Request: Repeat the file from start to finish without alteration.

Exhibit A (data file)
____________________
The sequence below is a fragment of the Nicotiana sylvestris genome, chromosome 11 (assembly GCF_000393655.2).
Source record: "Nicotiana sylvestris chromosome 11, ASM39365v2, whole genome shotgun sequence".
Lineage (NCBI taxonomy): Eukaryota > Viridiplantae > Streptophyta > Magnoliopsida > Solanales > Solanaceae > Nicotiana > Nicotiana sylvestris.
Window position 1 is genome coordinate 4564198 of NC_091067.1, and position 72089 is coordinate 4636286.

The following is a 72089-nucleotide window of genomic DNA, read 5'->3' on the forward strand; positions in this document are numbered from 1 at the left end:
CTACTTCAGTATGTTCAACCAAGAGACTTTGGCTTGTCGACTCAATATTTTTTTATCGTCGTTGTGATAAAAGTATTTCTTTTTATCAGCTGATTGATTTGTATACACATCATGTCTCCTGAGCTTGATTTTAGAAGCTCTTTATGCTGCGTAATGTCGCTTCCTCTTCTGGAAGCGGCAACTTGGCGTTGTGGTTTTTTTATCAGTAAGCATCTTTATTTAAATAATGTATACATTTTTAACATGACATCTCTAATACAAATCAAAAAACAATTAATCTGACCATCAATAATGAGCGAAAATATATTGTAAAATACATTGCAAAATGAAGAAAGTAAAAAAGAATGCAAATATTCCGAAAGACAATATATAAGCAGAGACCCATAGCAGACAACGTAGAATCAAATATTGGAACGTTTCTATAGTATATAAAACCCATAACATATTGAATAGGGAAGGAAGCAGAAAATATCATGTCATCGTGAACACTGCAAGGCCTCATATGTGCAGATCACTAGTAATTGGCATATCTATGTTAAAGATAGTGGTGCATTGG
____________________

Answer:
The sequence below is a fragment of the Nicotiana sylvestris genome, chromosome 11 (assembly GCF_000393655.2).
Source record: "Nicotiana sylvestris chromosome 11, ASM39365v2, whole genome shotgun sequence".
Lineage (NCBI taxonomy): Eukaryota > Viridiplantae > Streptophyta > Magnoliopsida > Solanales > Solanaceae > Nicotiana > Nicotiana sylvestris.
Window position 1 is genome coordinate 4564198 of NC_091067.1, and position 72089 is coordinate 4636286.

The following is a 72089-nucleotide window of genomic DNA, read 5'->3' on the forward strand; positions in this document are numbered from 1 at the left end:
CTACTTCAGTATGTTCAACCAAGAGACTTTGGCTTGTCGACTCAATATTTTTTTATCGTCGTTGTGATAAAAGTATTTCTTTTTATCAGCTGATTGATTTGTATACACATCATGTCTCCTGAGCTTGATTTTAGAAGCTCTTTATGCTGCGTAATGTCGCTTCCTCTTCTGGAAGCGGCAACTTGGCGTTGTGGTTTTTTTATCAGTAAGCATCTTTATTTAAATAATGTATACATTTTTAACATGACATCTCTAATACAAATCAAAAAACAATTAATCTGACCATCAATAATGAGCGAAAATATATTGTAAAATACATTGCAAAATGAAGAAAGTAAAAAAGAATGCAAATATTCCGAAAGACAATATATAAGCAGAGACCCATAGCAGACAACGTAGAATCAAATATTGGAACGTTTCTATAGTATATAAAACCCATAACATATTGAATAGGGAAGGAAGCAGAAAATATCATGTCATCGTGAACACTGCAAGGCCTCATATGTGCAGATCACTAGTAATTGGCATATCTATGTTAAAGATAGTGGTGCATTGG